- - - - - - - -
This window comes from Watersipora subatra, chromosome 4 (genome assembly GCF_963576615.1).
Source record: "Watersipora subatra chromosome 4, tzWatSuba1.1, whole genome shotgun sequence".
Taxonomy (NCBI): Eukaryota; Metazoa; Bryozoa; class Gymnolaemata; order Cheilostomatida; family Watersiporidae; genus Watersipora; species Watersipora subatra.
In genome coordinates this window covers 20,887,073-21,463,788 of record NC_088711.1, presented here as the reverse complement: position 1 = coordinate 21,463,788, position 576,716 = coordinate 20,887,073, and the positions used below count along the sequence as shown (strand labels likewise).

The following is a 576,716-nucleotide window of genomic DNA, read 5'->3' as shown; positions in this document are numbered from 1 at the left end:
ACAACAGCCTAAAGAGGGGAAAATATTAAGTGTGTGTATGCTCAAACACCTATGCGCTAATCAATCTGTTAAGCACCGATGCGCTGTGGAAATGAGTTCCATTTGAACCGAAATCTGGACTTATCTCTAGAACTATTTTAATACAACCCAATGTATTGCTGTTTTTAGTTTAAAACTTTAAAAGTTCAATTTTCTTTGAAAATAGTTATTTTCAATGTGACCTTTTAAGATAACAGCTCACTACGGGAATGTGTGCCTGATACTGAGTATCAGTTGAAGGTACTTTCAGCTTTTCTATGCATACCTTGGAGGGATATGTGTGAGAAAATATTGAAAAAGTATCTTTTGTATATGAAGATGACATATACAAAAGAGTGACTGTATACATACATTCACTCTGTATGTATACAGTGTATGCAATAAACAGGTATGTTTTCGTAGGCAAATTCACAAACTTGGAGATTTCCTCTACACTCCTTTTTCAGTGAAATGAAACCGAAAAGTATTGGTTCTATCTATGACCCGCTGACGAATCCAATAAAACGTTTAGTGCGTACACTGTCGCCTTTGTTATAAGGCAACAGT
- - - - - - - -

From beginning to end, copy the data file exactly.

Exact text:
This window comes from Watersipora subatra, chromosome 4 (genome assembly GCF_963576615.1).
Source record: "Watersipora subatra chromosome 4, tzWatSuba1.1, whole genome shotgun sequence".
Taxonomy (NCBI): Eukaryota; Metazoa; Bryozoa; class Gymnolaemata; order Cheilostomatida; family Watersiporidae; genus Watersipora; species Watersipora subatra.
In genome coordinates this window covers 20,887,073-21,463,788 of record NC_088711.1, presented here as the reverse complement: position 1 = coordinate 21,463,788, position 576,716 = coordinate 20,887,073, and the positions used below count along the sequence as shown (strand labels likewise).

The following is a 576,716-nucleotide window of genomic DNA, read 5'->3' as shown; positions in this document are numbered from 1 at the left end:
ACAACAGCCTAAAGAGGGGAAAATATTAAGTGTGTGTATGCTCAAACACCTATGCGCTAATCAATCTGTTAAGCACCGATGCGCTGTGGAAATGAGTTCCATTTGAACCGAAATCTGGACTTATCTCTAGAACTATTTTAATACAACCCAATGTATTGCTGTTTTTAGTTTAAAACTTTAAAAGTTCAATTTTCTTTGAAAATAGTTATTTTCAATGTGACCTTTTAAGATAACAGCTCACTACGGGAATGTGTGCCTGATACTGAGTATCAGTTGAAGGTACTTTCAGCTTTTCTATGCATACCTTGGAGGGATATGTGTGAGAAAATATTGAAAAAGTATCTTTTGTATATGAAGATGACATATACAAAAGAGTGACTGTATACATACATTCACTCTGTATGTATACAGTGTATGCAATAAACAGGTATGTTTTCGTAGGCAAATTCACAAACTTGGAGATTTCCTCTACACTCCTTTTTCAGTGAAATGAAACCGAAAAGTATTGGTTCTATCTATGACCCGCTGACGAATCCAATAAAACGTTTAGTGCGTACACTGTCGCCTTTGTTATAAGGCAACAGT